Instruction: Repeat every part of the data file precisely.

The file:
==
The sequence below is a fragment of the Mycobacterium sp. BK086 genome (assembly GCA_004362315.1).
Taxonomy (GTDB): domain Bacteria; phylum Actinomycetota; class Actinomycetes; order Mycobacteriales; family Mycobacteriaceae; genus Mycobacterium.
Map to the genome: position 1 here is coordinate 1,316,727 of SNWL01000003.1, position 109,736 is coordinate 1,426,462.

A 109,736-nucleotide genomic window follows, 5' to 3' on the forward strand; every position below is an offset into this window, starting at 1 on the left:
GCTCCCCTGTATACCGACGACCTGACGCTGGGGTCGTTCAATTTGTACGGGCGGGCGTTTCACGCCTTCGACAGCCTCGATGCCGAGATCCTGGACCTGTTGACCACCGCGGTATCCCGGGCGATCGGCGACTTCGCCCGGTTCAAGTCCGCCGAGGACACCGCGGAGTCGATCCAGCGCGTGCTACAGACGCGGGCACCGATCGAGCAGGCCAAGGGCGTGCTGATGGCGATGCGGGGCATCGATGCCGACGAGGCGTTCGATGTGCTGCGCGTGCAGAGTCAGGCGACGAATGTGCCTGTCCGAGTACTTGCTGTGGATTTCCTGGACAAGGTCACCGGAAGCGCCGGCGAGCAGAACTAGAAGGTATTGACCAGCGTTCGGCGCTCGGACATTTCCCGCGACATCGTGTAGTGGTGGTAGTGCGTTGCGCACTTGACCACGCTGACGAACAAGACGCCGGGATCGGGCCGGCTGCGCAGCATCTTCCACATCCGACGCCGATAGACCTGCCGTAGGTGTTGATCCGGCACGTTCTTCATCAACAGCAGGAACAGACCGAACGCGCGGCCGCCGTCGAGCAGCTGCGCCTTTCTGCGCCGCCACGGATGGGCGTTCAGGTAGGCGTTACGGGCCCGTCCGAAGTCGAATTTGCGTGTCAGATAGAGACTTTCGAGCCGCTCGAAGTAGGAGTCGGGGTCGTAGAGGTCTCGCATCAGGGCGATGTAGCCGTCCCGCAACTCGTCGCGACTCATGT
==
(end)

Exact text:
The sequence below is a fragment of the Mycobacterium sp. BK086 genome (assembly GCA_004362315.1).
Taxonomy (GTDB): domain Bacteria; phylum Actinomycetota; class Actinomycetes; order Mycobacteriales; family Mycobacteriaceae; genus Mycobacterium.
Map to the genome: position 1 here is coordinate 1,316,727 of SNWL01000003.1, position 109,736 is coordinate 1,426,462.

A 109,736-nucleotide genomic window follows, 5' to 3' on the forward strand; every position below is an offset into this window, starting at 1 on the left:
GCTCCCCTGTATACCGACGACCTGACGCTGGGGTCGTTCAATTTGTACGGGCGGGCGTTTCACGCCTTCGACAGCCTCGATGCCGAGATCCTGGACCTGTTGACCACCGCGGTATCCCGGGCGATCGGCGACTTCGCCCGGTTCAAGTCCGCCGAGGACACCGCGGAGTCGATCCAGCGCGTGCTACAGACGCGGGCACCGATCGAGCAGGCCAAGGGCGTGCTGATGGCGATGCGGGGCATCGATGCCGACGAGGCGTTCGATGTGCTGCGCGTGCAGAGTCAGGCGACGAATGTGCCTGTCCGAGTACTTGCTGTGGATTTCCTGGACAAGGTCACCGGAAGCGCCGGCGAGCAGAACTAGAAGGTATTGACCAGCGTTCGGCGCTCGGACATTTCCCGCGACATCGTGTAGTGGTGGTAGTGCGTTGCGCACTTGACCACGCTGACGAACAAGACGCCGGGATCGGGCCGGCTGCGCAGCATCTTCCACATCCGACGCCGATAGACCTGCCGTAGGTGTTGATCCGGCACGTTCTTCATCAACAGCAGGAACAGACCGAACGCGCGGCCGCCGTCGAGCAGCTGCGCCTTTCTGCGCCGCCACGGATGGGCGTTCAGGTAGGCGTTACGGGCCCGTCCGAAGTCGAATTTGCGTGTCAGATAGAGACTTTCGAGCCGCTCGAAGTAGGAGTCGGGGTCGTAGAGGTCTCGCATCAGGGCGATGTAGCCGTCCCGCAACTCGTCGCGACTCATGT